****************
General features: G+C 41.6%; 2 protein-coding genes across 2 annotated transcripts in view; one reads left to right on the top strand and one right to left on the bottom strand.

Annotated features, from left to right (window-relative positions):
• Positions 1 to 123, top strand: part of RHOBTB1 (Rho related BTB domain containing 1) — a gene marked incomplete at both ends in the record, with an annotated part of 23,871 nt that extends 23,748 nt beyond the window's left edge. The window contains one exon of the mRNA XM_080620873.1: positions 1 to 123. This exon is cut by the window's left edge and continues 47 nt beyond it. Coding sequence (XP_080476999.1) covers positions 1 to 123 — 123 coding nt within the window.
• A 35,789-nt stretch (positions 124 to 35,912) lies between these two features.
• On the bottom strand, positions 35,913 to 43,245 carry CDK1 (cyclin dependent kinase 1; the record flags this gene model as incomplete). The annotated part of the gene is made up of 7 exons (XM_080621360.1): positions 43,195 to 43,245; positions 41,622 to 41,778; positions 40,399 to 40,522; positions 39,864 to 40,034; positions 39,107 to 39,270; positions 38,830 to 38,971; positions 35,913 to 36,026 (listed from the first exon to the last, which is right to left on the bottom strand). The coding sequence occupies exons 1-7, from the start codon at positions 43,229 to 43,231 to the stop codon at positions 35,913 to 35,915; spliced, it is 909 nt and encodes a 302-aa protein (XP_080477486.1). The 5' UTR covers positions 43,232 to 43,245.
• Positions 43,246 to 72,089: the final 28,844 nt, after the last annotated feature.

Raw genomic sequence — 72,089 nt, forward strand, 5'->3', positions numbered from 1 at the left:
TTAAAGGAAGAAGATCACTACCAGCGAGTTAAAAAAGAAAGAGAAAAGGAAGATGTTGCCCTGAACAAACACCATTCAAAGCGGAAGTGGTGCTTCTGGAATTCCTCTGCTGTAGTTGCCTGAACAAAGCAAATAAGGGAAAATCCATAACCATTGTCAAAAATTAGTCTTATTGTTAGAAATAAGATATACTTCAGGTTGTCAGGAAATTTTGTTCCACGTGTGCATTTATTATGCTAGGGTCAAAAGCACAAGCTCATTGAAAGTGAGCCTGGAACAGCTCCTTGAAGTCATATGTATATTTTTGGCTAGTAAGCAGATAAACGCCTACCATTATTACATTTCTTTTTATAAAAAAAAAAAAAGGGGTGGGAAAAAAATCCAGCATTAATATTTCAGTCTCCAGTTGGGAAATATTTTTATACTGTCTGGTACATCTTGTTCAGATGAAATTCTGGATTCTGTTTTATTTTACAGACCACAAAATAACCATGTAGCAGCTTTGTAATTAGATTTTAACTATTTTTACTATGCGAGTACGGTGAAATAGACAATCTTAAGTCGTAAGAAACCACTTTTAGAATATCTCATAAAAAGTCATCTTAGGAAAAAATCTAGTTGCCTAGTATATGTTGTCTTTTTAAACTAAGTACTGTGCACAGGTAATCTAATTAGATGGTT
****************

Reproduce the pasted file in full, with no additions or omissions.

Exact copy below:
General features: G+C 41.6%; 2 protein-coding genes across 2 annotated transcripts in view; one reads left to right on the top strand and one right to left on the bottom strand.

Annotated features, from left to right (window-relative positions):
• Positions 1 to 123, top strand: part of RHOBTB1 (Rho related BTB domain containing 1) — a gene marked incomplete at both ends in the record, with an annotated part of 23,871 nt that extends 23,748 nt beyond the window's left edge. The window contains one exon of the mRNA XM_080620873.1: positions 1 to 123. This exon is cut by the window's left edge and continues 47 nt beyond it. Coding sequence (XP_080476999.1) covers positions 1 to 123 — 123 coding nt within the window.
• A 35,789-nt stretch (positions 124 to 35,912) lies between these two features.
• On the bottom strand, positions 35,913 to 43,245 carry CDK1 (cyclin dependent kinase 1; the record flags this gene model as incomplete). The annotated part of the gene is made up of 7 exons (XM_080621360.1): positions 43,195 to 43,245; positions 41,622 to 41,778; positions 40,399 to 40,522; positions 39,864 to 40,034; positions 39,107 to 39,270; positions 38,830 to 38,971; positions 35,913 to 36,026 (listed from the first exon to the last, which is right to left on the bottom strand). The coding sequence occupies exons 1-7, from the start codon at positions 43,229 to 43,231 to the stop codon at positions 35,913 to 35,915; spliced, it is 909 nt and encodes a 302-aa protein (XP_080477486.1). The 5' UTR covers positions 43,232 to 43,245.
• Positions 43,246 to 72,089: the final 28,844 nt, after the last annotated feature.

Raw genomic sequence — 72,089 nt, forward strand, 5'->3', positions numbered from 1 at the left:
TTAAAGGAAGAAGATCACTACCAGCGAGTTAAAAAAGAAAGAGAAAAGGAAGATGTTGCCCTGAACAAACACCATTCAAAGCGGAAGTGGTGCTTCTGGAATTCCTCTGCTGTAGTTGCCTGAACAAAGCAAATAAGGGAAAATCCATAACCATTGTCAAAAATTAGTCTTATTGTTAGAAATAAGATATACTTCAGGTTGTCAGGAAATTTTGTTCCACGTGTGCATTTATTATGCTAGGGTCAAAAGCACAAGCTCATTGAAAGTGAGCCTGGAACAGCTCCTTGAAGTCATATGTATATTTTTGGCTAGTAAGCAGATAAACGCCTACCATTATTACATTTCTTTTTATAAAAAAAAAAAAAGGGGTGGGAAAAAAATCCAGCATTAATATTTCAGTCTCCAGTTGGGAAATATTTTTATACTGTCTGGTACATCTTGTTCAGATGAAATTCTGGATTCTGTTTTATTTTACAGACCACAAAATAACCATGTAGCAGCTTTGTAATTAGATTTTAACTATTTTTACTATGCGAGTACGGTGAAATAGACAATCTTAAGTCGTAAGAAACCACTTTTAGAATATCTCATAAAAAGTCATCTTAGGAAAAAATCTAGTTGCCTAGTATATGTTGTCTTTTTAAACTAAGTACTGTGCACAGGTAATCTAATTAGATGGTT